Public vs. Commonstock

Yesterday Public and Commonstock were featured side by side on CNBC. Today I’ve been getting the question, which do you like better?

Public vs. Commonstock is a great question. In my opinion the debate will rage on for the next couple of years as this space starts to scale.

Obviously Commonstock is my favorite of the two. But to be totally honest, Public is special in its own way. What I care about most is that more people get exposed to how important the time value of money is.

This is why I’m so excited about the social investing space: most investors had someone in their life, whether it was a parent or friend, who got them started into investing. Developing habits like saving and investing can completely transform a person’s life. The ability to pursue a passion, the stability of a household, the resilience to withstand a crisis- these all flow from responsibly managing your own money. I might be a little too idealist, but I think that society as a whole will be stronger if more people took a little more control over their own money.

I see the social investing space as a way to draw people in and then get encouraged to save and invest in a way that is intrinsically motivated instead of externally demanded.

Anyway, for that reason I really respect Public because they are going after a very newbie demographic and encouraging them to invest. I respect that. Super excited about it.


Personally, I find Commonstock to be a much better platform for a of couple of reasons.

I really value transparent conversation and learning. Public doesn’t show you the percent allocation of stocks in people’s portfolios, so you don’t know how important any given company is. On Commonstock I can look at someone’s profile and ask them about any one of the top five stocks in their portfolio and expect to get into a really good conversation about why they believe in it.

On Public when I initiate the same conversation all I get is: “I don’t know much about that one but my friend told me to buy it”

I think this points towards the real differentiator between the two platforms which is the type of community each is optimizing for, because at the end of the day the platform doesn’t matter, it’s the people on the platform.

There needs to be a healthy mix of experts and new people all interacting in order to get a super interesting ecosystem.

Public seems to be trying to create that ecosystem by paying celebrities and gurus to post, and then also pay for a bunch for advertising to attract new users. (A person in marketing on Public reached out to me on Twitter and said they would send me swag if I tried out the app. I did and they sent me about $30 worth of swag. Not sure if they consider that a high or low customer acquisition cost, but the point is that they are trying to kickstart the community by paying both sides to be there.) What happens when you stop paying people? Who sticks around and who leaves?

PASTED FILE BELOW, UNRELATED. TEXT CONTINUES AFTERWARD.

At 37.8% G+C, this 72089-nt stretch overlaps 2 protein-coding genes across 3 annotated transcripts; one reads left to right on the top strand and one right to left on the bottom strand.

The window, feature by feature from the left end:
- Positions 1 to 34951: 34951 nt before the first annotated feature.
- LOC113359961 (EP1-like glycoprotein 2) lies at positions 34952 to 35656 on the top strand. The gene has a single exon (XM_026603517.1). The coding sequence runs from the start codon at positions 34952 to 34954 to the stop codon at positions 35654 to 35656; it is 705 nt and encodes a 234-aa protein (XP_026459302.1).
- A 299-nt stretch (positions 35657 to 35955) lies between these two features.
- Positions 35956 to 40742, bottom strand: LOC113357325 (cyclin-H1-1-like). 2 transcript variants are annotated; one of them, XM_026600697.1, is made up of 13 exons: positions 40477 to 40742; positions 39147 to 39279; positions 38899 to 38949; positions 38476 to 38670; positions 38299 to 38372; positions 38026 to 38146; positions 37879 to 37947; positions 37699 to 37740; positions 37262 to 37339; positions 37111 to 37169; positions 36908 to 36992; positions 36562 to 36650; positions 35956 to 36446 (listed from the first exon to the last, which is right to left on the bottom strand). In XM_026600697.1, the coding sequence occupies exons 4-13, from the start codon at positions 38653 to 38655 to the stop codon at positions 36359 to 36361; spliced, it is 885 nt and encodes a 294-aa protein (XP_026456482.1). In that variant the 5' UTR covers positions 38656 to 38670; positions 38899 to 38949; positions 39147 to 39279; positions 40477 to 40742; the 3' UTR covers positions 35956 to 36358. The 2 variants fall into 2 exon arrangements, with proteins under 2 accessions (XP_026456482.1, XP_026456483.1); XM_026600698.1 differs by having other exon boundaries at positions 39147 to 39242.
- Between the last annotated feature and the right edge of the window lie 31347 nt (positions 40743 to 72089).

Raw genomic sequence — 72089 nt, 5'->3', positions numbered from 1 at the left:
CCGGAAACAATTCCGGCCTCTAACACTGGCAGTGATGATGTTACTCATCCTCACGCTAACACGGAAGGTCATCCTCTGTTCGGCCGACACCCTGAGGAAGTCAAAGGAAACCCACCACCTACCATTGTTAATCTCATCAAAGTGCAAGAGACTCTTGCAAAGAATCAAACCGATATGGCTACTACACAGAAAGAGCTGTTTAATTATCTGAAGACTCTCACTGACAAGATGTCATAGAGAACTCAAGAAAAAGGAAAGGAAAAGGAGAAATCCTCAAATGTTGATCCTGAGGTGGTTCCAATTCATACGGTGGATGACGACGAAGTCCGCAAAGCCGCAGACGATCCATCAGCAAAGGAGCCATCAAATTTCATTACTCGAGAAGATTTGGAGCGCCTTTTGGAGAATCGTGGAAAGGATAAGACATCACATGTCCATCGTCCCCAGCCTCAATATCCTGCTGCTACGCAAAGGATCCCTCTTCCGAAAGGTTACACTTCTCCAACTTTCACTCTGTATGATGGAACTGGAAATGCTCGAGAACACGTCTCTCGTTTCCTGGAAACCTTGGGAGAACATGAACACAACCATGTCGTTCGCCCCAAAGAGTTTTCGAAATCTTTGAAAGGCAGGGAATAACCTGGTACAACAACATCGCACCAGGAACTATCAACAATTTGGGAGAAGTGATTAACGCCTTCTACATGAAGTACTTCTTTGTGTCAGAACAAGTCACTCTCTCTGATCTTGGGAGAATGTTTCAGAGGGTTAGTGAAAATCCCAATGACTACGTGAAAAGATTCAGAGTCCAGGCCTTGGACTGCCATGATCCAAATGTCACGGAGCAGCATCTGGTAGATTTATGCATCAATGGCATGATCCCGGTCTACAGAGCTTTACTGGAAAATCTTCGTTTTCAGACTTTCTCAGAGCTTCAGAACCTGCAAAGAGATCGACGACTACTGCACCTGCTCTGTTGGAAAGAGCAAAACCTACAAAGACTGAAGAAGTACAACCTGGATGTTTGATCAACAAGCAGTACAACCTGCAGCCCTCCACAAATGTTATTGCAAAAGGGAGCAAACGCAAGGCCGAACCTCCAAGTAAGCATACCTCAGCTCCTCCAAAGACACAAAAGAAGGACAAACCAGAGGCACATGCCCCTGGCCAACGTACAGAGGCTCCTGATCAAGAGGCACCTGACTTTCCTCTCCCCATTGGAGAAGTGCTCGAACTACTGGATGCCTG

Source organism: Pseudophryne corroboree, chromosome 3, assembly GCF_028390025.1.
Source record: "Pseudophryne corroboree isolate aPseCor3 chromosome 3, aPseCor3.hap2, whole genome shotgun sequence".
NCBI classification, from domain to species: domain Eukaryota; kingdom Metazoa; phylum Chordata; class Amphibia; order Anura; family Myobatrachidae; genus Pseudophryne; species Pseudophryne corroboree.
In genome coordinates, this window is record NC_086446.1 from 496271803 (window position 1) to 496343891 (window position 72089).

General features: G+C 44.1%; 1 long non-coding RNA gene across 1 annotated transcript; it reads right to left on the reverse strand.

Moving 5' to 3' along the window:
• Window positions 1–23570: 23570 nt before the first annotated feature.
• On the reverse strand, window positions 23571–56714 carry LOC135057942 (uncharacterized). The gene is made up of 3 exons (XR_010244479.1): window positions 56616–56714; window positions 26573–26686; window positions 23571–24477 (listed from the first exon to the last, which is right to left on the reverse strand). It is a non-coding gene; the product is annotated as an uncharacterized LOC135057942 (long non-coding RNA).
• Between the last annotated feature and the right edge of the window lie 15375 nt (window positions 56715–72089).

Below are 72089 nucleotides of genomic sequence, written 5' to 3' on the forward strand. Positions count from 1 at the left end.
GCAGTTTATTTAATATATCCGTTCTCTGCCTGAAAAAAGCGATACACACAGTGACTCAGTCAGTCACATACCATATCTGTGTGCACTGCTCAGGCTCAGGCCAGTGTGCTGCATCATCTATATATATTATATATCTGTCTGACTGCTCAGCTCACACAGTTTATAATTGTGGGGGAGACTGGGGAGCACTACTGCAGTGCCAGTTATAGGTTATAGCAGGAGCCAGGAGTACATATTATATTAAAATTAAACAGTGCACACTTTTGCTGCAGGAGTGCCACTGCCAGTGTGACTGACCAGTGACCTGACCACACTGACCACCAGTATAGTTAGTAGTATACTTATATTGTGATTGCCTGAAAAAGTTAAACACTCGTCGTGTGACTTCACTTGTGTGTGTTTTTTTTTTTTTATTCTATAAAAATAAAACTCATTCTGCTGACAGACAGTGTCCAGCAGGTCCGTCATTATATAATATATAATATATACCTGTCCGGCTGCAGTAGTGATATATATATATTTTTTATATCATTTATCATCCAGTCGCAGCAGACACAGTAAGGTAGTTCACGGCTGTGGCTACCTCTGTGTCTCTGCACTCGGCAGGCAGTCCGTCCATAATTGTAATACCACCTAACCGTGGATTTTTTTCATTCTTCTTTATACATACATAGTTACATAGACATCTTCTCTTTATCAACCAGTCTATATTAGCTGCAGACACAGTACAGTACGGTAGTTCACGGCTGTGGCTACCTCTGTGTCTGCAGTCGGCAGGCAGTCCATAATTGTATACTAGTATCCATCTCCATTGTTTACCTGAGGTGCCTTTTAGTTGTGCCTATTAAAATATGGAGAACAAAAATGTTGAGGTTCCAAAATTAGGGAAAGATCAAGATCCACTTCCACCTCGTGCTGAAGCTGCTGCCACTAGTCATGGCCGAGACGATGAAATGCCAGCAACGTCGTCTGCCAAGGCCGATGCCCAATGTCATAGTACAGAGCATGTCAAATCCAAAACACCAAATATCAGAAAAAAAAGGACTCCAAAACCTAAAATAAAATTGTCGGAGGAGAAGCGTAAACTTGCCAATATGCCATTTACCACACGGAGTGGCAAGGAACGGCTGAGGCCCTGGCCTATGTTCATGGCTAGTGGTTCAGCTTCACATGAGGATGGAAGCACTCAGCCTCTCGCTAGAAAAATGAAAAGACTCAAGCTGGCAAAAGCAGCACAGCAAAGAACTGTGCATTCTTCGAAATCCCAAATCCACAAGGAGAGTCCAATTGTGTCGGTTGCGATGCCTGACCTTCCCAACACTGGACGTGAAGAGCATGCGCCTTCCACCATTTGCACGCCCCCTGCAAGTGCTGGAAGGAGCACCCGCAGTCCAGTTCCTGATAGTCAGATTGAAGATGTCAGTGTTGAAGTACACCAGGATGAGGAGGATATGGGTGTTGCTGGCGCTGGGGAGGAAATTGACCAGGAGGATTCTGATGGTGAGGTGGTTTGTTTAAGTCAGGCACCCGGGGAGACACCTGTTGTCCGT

Commonstock, on the other hand is taking a different approach. They are being more patient and focusing on the product and community in the hopes that the community grows organically. This is much much slower but much stronger if it succeeds.

Commonstock allows multiple brokerages to hook up to the app, meaning you get many types of investors from many different backgrounds all intermingling. Public, in contrast, forces you to open up a brokerage with them. A seasoned investor will see this as a hassle, and as a result, they will attract more brand new investors who are opening a brokerage for the very first time. The resulting mix is a bunch of brand new people who need legitimate guidance, while the only people there to help are celebrities and people being paid to be there. This might be fun for a while, but long term my money is on a community that forms around the values of research, learning, and collaboration. That kind of community is more likely to be beneficial to both new investors and experienced alike.

So what do you think? Am I too biased?
Elise's avatar
🙌🙌🙌 So glad you wrote this. At the end of the day, your choice/opinion speaks to the type of investor you are and where you are on your investing journey.

I’m hesitant to say it, but the comparison could in some ways be likened to Robinhood vs. IB.

I think the VC Public recently raised actually bodes very well for CommonStock. Team CommonStock all the way.
Arjun Banerjee's avatar
As a user of both this is right on the money🎯
Jon Gall's avatar
Couldn't agree more. I think the CS product is superior and I love the community. I also think organic growth will be better for the long term growth of social investing and CS.
Corentin Claisse's avatar
Hey Nathan, as always, great write-up. A couple of points on this though as to me we are comparing Apples to Oranges by comparing Public to Commonstock (CS).

Public - if we were to compare to others in the market - is in the likes of Robinhood, E*Trade, Schwab and other investment platforms. They generate revenue by either charging fees (RIP now thanks to RH) or by selling data to high-frequency trading platforms (fascinating play from RH who did not "invent" it as per se but really pushed it the next level)